Thus it's fitting that "Lost Horizon" is about false utopias and attempts to escape them. Here are the three brands of fake perfection that ensnare our characters throughout the episode.
1) McCann Erickson
There's perhaps no scene in this episode that so resonates with the idea of the false utopia than when Don goes in for a meeting with Jim Hobart. Jim promises him the world, but he then wants Don to introduce himself, to say he's Don Draper with McCann Erickson. Jim has worked 10 years for this moment, and damned if he's not going to enjoy it.
But Don's not the type to want to feel owned. Indeed, feeling like he belongs to a company is the sort of thing that might cause him to bolt. One of the reasons he stuck with Sterling Cooper & Partners is that the agency was, at least partially, his idea. Yet now here he is, in a place where his office looks more than a little like the one he had in the first three seasons of the show.
Shangri-La is a place where people get frozen. It's how they're able to stay young for ages upon ages, but it's also why things never change. This is a constant theme of utopian fiction. Things might be great, but they're also pretty boring. A lack of evolution will do that to a person.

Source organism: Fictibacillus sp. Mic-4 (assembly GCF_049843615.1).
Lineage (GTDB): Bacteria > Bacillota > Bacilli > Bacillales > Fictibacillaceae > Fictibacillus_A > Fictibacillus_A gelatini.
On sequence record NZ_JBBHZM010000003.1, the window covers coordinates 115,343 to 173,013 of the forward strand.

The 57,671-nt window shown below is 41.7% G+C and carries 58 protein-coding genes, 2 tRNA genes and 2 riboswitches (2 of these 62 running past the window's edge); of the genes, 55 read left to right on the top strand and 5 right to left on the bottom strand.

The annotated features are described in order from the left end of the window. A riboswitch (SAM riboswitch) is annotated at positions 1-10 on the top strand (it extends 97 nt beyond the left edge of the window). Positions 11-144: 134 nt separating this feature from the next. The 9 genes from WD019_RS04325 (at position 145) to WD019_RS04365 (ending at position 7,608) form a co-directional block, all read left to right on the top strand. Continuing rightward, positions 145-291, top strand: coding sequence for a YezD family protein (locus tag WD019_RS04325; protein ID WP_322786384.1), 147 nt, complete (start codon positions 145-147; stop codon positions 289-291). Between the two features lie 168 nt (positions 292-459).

Matthew Weiner and Semi Chellas's script for "Lost Horizon" is filled with moments where McCann Erickson seems ready to erase the characters' current iterations, to force them back into their season-one roles, no matter how much they protest.
When Joan is told, in no uncertain terms, that her partnership doesn't matter and the best she can do is get half of the money McCann owes her, it's with the voice of a man who hasn't had to face the evolutions of the '60s, not really. Hell, for a time it seems like McCann is going to try to force Peggy back into the role of a secretary, even though we all know she'd never put up with that. The only person who seems really at ease at McCann is Pete, which is completely unsurprising.
That's why it makes sense that Don's new office seems so much like the old one. But that whistling window also seems like a dull warning of what's about to happen to him and all of his friends. They're just cogs in machines, now. The beautiful image of what could be is ruined by a tiny, single flaw.
2) Sterling Cooper & Partners